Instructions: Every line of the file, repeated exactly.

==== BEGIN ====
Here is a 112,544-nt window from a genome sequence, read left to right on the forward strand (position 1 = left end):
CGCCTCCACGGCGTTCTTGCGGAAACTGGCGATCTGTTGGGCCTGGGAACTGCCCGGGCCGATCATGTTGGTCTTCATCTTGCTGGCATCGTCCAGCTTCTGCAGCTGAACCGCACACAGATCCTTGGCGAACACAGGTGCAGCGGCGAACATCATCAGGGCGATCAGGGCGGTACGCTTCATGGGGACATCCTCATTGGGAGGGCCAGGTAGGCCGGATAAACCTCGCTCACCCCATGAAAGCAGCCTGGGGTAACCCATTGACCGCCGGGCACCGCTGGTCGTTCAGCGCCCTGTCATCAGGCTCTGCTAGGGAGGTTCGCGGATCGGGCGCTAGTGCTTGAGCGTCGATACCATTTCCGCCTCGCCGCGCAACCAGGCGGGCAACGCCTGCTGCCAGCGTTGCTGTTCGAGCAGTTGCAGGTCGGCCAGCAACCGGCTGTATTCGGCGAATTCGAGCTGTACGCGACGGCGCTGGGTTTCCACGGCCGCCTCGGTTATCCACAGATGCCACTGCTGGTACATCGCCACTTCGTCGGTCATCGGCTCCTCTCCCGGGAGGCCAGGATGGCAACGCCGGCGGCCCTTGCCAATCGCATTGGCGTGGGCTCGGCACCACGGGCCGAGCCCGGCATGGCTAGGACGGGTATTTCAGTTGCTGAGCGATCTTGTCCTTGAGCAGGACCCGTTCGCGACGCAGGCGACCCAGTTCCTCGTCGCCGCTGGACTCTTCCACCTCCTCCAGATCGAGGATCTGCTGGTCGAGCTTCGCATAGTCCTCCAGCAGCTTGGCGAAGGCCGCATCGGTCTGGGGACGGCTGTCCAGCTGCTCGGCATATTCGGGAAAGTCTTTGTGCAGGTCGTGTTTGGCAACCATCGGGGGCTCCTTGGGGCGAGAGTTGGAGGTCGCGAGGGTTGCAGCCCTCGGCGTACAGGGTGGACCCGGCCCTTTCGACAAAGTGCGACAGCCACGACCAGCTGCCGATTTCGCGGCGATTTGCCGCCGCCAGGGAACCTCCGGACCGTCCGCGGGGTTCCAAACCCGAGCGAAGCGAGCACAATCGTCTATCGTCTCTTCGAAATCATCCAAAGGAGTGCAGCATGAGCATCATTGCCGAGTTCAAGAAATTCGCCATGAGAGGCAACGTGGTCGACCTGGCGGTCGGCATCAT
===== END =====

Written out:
Here is a 112,544-nt window from a genome sequence, read left to right on the forward strand (position 1 = left end):
CGCCTCCACGGCGTTCTTGCGGAAACTGGCGATCTGTTGGGCCTGGGAACTGCCCGGGCCGATCATGTTGGTCTTCATCTTGCTGGCATCGTCCAGCTTCTGCAGCTGAACCGCACACAGATCCTTGGCGAACACAGGTGCAGCGGCGAACATCATCAGGGCGATCAGGGCGGTACGCTTCATGGGGACATCCTCATTGGGAGGGCCAGGTAGGCCGGATAAACCTCGCTCACCCCATGAAAGCAGCCTGGGGTAACCCATTGACCGCCGGGCACCGCTGGTCGTTCAGCGCCCTGTCATCAGGCTCTGCTAGGGAGGTTCGCGGATCGGGCGCTAGTGCTTGAGCGTCGATACCATTTCCGCCTCGCCGCGCAACCAGGCGGGCAACGCCTGCTGCCAGCGTTGCTGTTCGAGCAGTTGCAGGTCGGCCAGCAACCGGCTGTATTCGGCGAATTCGAGCTGTACGCGACGGCGCTGGGTTTCCACGGCCGCCTCGGTTATCCACAGATGCCACTGCTGGTACATCGCCACTTCGTCGGTCATCGGCTCCTCTCCCGGGAGGCCAGGATGGCAACGCCGGCGGCCCTTGCCAATCGCATTGGCGTGGGCTCGGCACCACGGGCCGAGCCCGGCATGGCTAGGACGGGTATTTCAGTTGCTGAGCGATCTTGTCCTTGAGCAGGACCCGTTCGCGACGCAGGCGACCCAGTTCCTCGTCGCCGCTGGACTCTTCCACCTCCTCCAGATCGAGGATCTGCTGGTCGAGCTTCGCATAGTCCTCCAGCAGCTTGGCGAAGGCCGCATCGGTCTGGGGACGGCTGTCCAGCTGCTCGGCATATTCGGGAAAGTCTTTGTGCAGGTCGTGTTTGGCAACCATCGGGGGCTCCTTGGGGCGAGAGTTGGAGGTCGCGAGGGTTGCAGCCCTCGGCGTACAGGGTGGACCCGGCCCTTTCGACAAAGTGCGACAGCCACGACCAGCTGCCGATTTCGCGGCGATTTGCCGCCGCCAGGGAACCTCCGGACCGTCCGCGGGGTTCCAAACCCGAGCGAAGCGAGCACAATCGTCTATCGTCTCTTCGAAATCATCCAAAGGAGTGCAGCATGAGCATCATTGCCGAGTTCAAGAAATTCGCCATGAGAGGCAACGTGGTCGACCTGGCGGTCGGCATCAT